Fells Point patrol nets 50 arrests


Undercover Baltimore police officers saturated the Fells Point tourist area Friday night and early yesterday on the second weekend in a row and charged more than 50 people with unruly behavior.

Sweeping into the waterfront community of trendy bars, restored 19th-century rowhouses and 4,000 residents, officers continued their new "nobody gets a break" policy, strictly enforcing the laws on alcohol, littering and disorderly conduct.

Answering complaints from many of the people arrested or summoned to court, Officer David Brown said even minor offenses such as drinking alcohol and urinating in public contribute to the city's decay.

"That's urban blight," Officer Brown said. "The thing that the people we arrest say is that the city is a hole. It's a hole because everyone drops something in it."

Before the plainclothes officers fanned out into the packed bar area near Broadway Market, Sgt. Ron Dorsey said public urination has been a constant complaint. Violators, the sergeant said, "are ruthlessly flagrant about it. If it's in the middle of the street, they will do it. And they don't care who is watching."

As officers began their crackdown shortly after 9 p.m., angry suspects and their companions said they could not understand why they were targets in a city riddled with drugs, shootings and murders.

"Why don't you guys go to the east side or something?" Brenda Schryer, 25, told Officer Brown and his partner, Officer David Childs.

Ms. Schryer was in a group of Johns Hopkins University students, one of whom was charged with carrying an open can of beer on the street. "Tell [Mayor Kurt L.] Schmoke to give us students a break and focus on drug dealers," she said.

"Now you don't like city police," Officer Brown replied.

"No, I don't like city police," said Ms. Schryer, who lives near Johns Hopkins Hospital.

"You weren't there when my house was robbed. You weren't there when I was robbed at gunpoint. But you were here when I was walking down the street on a Friday night."

Police said they charged 30 people with urinating in public and 22 with having open containers of alcohol, all in citations -- summonses to court -- except for three people who were jailed. A person given a citation must appear in court or face arrest.

In addition, two people were arrested on disorderly conduct charges, and two were arrested and charged with drunken driving.

Two of the seven who were jailed were released on their own recognizance later yesterday.

Last weekend, when city police began their summerlong Fells Point project, 37 people were charged. So many were arrested that the cell block at the Southeastern District station was filled to capacity.

Fells Point residents have complained to police about unruly bar patrons who vandalize cars and homes, urinate on people's front doors and walk down the street drinking alcohol.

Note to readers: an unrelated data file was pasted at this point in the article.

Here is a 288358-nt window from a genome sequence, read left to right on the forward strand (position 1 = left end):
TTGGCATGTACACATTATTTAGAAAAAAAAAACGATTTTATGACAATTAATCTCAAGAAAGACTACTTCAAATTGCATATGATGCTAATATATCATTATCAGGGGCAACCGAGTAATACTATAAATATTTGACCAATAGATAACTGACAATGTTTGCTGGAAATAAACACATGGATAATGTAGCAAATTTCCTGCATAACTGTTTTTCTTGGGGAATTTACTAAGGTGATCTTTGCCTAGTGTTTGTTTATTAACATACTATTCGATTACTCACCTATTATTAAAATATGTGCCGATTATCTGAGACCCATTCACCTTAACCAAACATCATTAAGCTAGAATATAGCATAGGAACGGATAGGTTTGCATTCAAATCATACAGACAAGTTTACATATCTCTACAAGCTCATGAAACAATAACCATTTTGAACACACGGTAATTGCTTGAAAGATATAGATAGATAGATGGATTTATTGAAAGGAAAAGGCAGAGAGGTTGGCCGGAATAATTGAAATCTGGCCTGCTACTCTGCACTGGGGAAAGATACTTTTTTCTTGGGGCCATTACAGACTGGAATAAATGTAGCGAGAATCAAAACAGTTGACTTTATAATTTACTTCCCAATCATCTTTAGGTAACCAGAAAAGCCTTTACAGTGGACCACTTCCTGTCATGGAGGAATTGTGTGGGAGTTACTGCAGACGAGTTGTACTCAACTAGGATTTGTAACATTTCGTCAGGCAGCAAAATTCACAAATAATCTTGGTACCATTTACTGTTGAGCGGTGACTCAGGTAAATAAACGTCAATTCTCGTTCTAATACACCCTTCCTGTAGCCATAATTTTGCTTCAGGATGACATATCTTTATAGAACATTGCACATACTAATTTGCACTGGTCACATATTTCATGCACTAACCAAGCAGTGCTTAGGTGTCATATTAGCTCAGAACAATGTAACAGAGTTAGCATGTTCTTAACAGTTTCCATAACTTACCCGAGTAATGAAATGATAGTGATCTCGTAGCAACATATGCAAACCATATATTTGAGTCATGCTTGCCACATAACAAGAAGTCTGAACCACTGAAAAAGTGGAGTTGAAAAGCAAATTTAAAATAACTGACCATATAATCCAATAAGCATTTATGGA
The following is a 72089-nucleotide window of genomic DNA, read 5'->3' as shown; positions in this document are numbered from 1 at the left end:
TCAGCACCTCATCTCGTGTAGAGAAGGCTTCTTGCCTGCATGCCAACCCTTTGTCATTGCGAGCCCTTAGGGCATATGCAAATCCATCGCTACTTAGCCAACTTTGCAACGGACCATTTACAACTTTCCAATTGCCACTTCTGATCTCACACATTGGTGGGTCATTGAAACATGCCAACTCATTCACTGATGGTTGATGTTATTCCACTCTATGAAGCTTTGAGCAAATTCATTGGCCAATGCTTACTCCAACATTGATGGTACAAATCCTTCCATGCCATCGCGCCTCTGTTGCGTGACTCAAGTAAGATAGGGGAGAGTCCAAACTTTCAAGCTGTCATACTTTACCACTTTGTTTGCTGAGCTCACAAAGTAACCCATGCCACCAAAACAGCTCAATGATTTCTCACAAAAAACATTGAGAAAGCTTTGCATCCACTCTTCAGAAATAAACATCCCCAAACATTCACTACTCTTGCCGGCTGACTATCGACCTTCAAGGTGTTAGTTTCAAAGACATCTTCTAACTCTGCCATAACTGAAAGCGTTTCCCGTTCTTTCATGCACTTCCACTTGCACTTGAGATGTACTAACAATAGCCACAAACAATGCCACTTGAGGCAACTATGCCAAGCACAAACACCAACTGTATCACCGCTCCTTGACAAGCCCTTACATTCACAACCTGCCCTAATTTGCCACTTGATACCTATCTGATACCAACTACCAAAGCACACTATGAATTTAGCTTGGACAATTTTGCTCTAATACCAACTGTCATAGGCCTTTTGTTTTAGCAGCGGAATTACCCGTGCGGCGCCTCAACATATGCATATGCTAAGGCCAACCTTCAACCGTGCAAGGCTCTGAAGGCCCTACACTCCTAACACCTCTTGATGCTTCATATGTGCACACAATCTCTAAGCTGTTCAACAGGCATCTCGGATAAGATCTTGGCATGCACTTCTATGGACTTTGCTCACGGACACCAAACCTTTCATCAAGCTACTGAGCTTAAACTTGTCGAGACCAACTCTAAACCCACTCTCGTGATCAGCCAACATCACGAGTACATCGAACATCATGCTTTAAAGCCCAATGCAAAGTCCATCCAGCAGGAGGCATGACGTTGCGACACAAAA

Officers Brown and Childs alternated between driving the cramped streets and alleys and walking through the crowds on the streets where most of the bars are located.

About 2:30 a.m. yesterday, the officers arrested a 21-year-old man they said placed a paper plate containing two slices of pizza on top of their unmarked police car on Thames Street and refused to remove it. He was jailed and charged with disorderly conduct.

Minutes after the officers arrived in Fells Point, they spotted Tim Koenig, 27, near where Block, Caroline and Thames streets meet. The Bel Air resident and Hopkins student was a companion of Ms. Schryer.

"What are you drinking, sir?" asked Officer Brown, as he got out of the gray unmarked car. He said he saw the man throw a can of beer into some weeds.

"I was throwing it away," Mr. Koenig said. "I was getting rid of it . . . we didn't want it in the car." He was charged with having an open alcohol container on the street.

During the night, Officers Brown and Childs toured several streets where they said cars are routinely broken into. They broke up a fight near Broadway Market and persuaded a medical student from Japan to sign a citation charging her with urinating in public so she wouldn't be arrested and jailed.

The officers met two women from Sweden who were trying to use an international identification card to get into a bar, helped a Quebec tourist find a hotel and cited a Russian immigrant for drinking in public.

In one case, six plainclothes officers were arresting a man charged with drinking on the waterfront off Dock Street when a man began urinating 20 feet away.

On another stop, Officer Brown asked a man one question

before writing up a citation. "Do you urinate in public when you are at home in Silver Spring?" he asked.

"I just figured I was in a back alley," the man answered. "I figured I could. I didn't think anyone was watching."

Some people, like Richard Anderson, 23, were happy with the stepped-up enforcement, even though his companion was cited for drinking alcohol in public. "This is great," said Mr. Anderson, who lives in Fells Point. "I'll tell my landlord, and she'll love it."

Ron Furman, owner of Max's, a bar on Broadway in the heart of Fells Point, said it is "less than 1 percent of the people who cause problems for the rest of us." He agreed that unruly patrons should be removed, but cautioned that overkill could hurt businesses and drive visitors away.

"Fells Point has always been an entertainment district," he said. "Baltimore doesn't have an entertainment district. Let's not kill the one we have."

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